I just watched an episode of DS9 called “Inter Arma Enim Silent Leges,” which involved a complicated plot by Section 31 to secure the alliance between the Federation and the Romulans. Section 31 is the Federation’s unofficial, unacknowledged intelligence agency. This is the second episode they’ve appeared in. Now, the point of these episodes is that Section 31 is bad because they operate with no accountability and do unethical things for the sake of protecting the Federation. The title of the episode is a statement by Cicero that means, “In times of war, the law falls silent.” The unethical thing they were doing in this episode was setting up a Romulan Senator so they could get rid of her and keep their own operative in power, and they manipulated Dr. Bashir into helping them to boot.
But I don’t know … I wasn’t really convinced. I mean, sure, it’s wrong to ruin people’s lives and possibly get them executed, but the bad guys had a lot more to say about why it was necessary than Bashir had to say about why it’s necessary not to do that kind of thing. His argument more or less came down to his feeling of moral outrage. I suppose he was hoping it would be obvious to these people that doing bad things is wrong. But I would have preferred to see more detailed argumentation.
I’m a very nice person who almost literally wouldn’t hurt a fly, but there’s a part of me that likes Section 31. I like the idea of people who are so committed to a goal that they will do anything it takes to reach it. I like seeing people carry out their plans with such self-possession. I like hidden agendas, the sense of something large and mysterious happening just beneath the surface and going a lot farther down. I like that black leather uniform Sloan gets to wear. I want one for Christmas, please. And I like the idea of peace through superior firepower. It just keeps things so much tidier. If you control everything, you don’t have to worry about breakdowns in diplomacy.
And that’s why I support the Project for the New American Century. Well okay, not really. After spending a while in a fantasy world, I come down to reality and try to take a broader view of things. Having America rule the globe sounds like a nice idea, if you’re an American, but it doesn’t seem very fair to the rest of the world. The PNAC people aren’t exactly aiming to rule the world, of course, but it seems a little too close to that for comfort. And I would never really be able to join something like Section 31. I have too many scruples.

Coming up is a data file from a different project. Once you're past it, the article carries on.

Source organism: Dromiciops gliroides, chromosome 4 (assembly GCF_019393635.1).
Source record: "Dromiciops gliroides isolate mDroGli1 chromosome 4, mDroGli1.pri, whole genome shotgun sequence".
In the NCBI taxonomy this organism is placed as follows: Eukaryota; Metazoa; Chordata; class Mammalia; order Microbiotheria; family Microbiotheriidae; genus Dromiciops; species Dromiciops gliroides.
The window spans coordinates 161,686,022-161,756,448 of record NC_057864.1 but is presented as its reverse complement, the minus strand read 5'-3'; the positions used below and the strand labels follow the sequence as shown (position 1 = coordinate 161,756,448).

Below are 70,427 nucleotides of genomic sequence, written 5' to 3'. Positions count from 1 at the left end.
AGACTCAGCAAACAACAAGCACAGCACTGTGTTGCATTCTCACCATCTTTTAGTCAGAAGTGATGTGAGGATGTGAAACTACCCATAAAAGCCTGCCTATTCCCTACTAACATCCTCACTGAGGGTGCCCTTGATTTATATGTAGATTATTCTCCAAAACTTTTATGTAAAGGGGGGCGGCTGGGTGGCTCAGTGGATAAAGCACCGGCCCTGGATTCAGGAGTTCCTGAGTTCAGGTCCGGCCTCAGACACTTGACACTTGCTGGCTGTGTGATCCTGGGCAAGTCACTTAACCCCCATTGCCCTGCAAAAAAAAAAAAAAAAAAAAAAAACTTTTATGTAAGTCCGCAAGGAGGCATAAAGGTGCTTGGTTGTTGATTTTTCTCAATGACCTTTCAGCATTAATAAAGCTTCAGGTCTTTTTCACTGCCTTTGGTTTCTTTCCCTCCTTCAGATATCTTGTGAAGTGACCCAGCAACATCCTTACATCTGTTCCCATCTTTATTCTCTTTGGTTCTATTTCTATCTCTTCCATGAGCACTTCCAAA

But still, there are things about intelligence that the less dark side of me likes too, such as the obviousâ€”information. If I worked in an intelligence organization, I probably wouldn’t want to be out in the field. I don’t like danger. I would rather be back at headquarters coordinating all the information the field agents were gathering. I would want to maintain their databases and have a high security clearance so I could freely look for new connections and meanings in the data and get a sense of the big pictureâ€”and that sense that big things are happening beneath the surface of the everyday.
But I will never work at an intelligence agency, alas. It isn’t useless to think about such things, though, because it gives you clues about what you’re after in life. Once you’ve found that out, you can look for more realistic and productive substitutes. I haven’t worked out specifically what that would be in this case yet.